The Food and Drug Administration’s (FDA) Center for Veterinary Medicine (CVM) announced a funding opportunity for cooperative agreements up to $60,000 in costs for one year to improve the center’s ability to evaluate risks of Salmonella-contaminated feeds by testing diagnostic samples from pets.
CVM is seeking applications that will provide information on the prevalence of Salmonella in fecal samples from both symptomatic and asymptomatic dogs and cats brought to veterinary clinics to gain insight into the frequency of Salmonella-infected companion animals.
Bacteria will be isolated, identified and serotyped by the participating laboratories and the isolates will be submitted to FDA. DNA analysis will help CVM determine if the Salmonella strains isolated from pets are genetically similar to strains previously isolated from humans or animal feeds. The data from this study will help CVM prioritize investigations of foodborne diseases which adversely affect animal and human health. The data will also help the FDA rank future surveillance efforts.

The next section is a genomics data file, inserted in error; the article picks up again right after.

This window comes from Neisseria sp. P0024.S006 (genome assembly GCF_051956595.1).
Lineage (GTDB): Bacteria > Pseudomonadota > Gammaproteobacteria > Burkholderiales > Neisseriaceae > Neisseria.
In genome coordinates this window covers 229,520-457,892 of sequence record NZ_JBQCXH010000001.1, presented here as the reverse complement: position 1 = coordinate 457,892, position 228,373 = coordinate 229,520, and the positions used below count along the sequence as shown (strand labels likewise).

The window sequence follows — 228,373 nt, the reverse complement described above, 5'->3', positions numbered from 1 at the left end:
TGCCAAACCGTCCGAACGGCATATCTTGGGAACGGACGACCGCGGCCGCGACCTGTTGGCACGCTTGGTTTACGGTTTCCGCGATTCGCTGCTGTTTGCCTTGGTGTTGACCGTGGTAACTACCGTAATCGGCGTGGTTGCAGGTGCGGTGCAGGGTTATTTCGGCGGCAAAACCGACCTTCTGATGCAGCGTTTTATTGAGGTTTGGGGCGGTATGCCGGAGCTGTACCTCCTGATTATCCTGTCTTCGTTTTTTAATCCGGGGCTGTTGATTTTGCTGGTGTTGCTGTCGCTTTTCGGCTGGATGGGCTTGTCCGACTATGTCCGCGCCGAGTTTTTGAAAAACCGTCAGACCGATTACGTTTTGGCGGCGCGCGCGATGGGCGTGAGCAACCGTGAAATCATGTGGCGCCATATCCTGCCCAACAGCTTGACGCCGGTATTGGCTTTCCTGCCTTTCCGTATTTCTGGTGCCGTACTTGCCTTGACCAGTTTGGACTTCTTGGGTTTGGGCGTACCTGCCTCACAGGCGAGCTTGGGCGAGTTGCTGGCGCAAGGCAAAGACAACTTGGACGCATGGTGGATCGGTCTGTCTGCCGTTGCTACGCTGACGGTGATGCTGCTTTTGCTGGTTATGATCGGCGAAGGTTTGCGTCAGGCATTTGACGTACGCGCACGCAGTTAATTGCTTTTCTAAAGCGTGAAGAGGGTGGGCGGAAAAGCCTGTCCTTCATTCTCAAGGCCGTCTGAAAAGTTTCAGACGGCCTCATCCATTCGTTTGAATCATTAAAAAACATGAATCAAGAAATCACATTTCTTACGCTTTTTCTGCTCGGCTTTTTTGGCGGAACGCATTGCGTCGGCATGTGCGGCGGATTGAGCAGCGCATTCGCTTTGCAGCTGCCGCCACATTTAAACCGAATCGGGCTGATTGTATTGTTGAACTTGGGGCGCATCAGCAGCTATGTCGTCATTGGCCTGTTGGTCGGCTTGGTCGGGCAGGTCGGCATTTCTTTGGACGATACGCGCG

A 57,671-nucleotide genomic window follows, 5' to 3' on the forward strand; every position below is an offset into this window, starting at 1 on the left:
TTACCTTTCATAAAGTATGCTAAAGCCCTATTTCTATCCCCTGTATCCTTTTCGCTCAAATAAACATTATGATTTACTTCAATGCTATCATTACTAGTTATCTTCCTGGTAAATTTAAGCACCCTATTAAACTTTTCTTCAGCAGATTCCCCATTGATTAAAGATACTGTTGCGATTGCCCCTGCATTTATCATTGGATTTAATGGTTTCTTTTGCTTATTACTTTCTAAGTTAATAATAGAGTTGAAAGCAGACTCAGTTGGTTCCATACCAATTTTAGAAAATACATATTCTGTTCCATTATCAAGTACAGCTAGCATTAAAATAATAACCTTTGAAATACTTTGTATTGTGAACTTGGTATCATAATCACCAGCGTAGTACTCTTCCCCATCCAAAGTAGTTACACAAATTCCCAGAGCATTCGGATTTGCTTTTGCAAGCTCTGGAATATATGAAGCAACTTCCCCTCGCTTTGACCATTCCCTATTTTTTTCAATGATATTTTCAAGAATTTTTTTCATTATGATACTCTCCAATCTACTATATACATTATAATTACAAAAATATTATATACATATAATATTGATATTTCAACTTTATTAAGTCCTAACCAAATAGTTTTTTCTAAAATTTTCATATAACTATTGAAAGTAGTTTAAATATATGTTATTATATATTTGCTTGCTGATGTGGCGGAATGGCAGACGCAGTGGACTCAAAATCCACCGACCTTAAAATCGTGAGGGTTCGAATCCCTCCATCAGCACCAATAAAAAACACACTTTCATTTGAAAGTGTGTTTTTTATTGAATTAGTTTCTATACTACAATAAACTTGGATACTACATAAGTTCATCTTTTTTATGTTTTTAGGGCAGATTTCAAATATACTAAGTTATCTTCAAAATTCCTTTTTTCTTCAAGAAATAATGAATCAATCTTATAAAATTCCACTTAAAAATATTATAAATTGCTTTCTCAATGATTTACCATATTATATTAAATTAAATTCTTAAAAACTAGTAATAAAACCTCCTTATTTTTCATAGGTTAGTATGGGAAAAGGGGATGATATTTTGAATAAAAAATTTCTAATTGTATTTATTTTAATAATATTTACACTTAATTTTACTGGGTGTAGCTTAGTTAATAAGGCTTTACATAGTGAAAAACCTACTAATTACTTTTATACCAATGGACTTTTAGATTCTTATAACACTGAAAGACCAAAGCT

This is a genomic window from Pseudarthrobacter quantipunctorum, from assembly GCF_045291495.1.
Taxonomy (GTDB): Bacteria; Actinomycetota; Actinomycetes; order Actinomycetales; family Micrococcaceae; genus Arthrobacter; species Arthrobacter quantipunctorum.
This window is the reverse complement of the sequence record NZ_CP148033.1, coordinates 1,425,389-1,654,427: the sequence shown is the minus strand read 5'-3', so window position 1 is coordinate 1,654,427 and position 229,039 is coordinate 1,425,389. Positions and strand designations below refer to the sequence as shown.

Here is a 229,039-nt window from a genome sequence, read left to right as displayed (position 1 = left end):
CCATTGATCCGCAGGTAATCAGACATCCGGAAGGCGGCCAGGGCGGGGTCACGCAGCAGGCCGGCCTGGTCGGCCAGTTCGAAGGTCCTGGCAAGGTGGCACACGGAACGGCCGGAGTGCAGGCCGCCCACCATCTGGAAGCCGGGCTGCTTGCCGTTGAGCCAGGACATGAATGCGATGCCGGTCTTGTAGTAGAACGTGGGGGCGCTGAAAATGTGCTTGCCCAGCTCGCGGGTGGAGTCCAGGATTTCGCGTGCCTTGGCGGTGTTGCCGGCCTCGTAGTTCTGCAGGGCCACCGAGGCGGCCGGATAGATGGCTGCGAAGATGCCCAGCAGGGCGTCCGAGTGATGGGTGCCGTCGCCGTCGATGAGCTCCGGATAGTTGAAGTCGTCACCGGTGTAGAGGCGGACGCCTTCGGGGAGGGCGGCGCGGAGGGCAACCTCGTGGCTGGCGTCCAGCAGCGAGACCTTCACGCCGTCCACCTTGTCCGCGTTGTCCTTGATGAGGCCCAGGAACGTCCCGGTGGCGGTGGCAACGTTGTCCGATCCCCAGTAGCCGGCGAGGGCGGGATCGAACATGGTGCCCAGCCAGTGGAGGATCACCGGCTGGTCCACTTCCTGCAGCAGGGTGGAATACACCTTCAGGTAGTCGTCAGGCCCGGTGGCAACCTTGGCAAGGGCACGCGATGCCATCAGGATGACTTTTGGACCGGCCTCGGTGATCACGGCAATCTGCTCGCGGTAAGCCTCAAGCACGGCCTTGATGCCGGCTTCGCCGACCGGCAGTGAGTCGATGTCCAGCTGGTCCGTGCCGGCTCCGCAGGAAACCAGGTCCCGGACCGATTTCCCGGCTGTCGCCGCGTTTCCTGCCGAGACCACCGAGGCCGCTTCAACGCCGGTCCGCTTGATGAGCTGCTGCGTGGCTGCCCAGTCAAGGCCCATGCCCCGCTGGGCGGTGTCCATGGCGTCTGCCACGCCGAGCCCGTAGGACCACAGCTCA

The awarded cooperative agreements will be with the Veterinary Laboratory Response Network (Vet-LRN). Vet-LRN is a CVM program that coordinates facilitates expertise of government and veterinary diagnostic laboratories in the U.S. and Canada in response to investigations of animal food or drug related illnesses.
Requirements to apply for a Vet-LRN cooperative agreement include demonstrating an adequate veterinary case load, technical expertise and ability to conduct the appropriate volume of cultures. Applicants will also be evaluated as to their accreditation status and geographical location to provide program balance and a diverse patient population. The deadline for submission of applications is Aug. 15.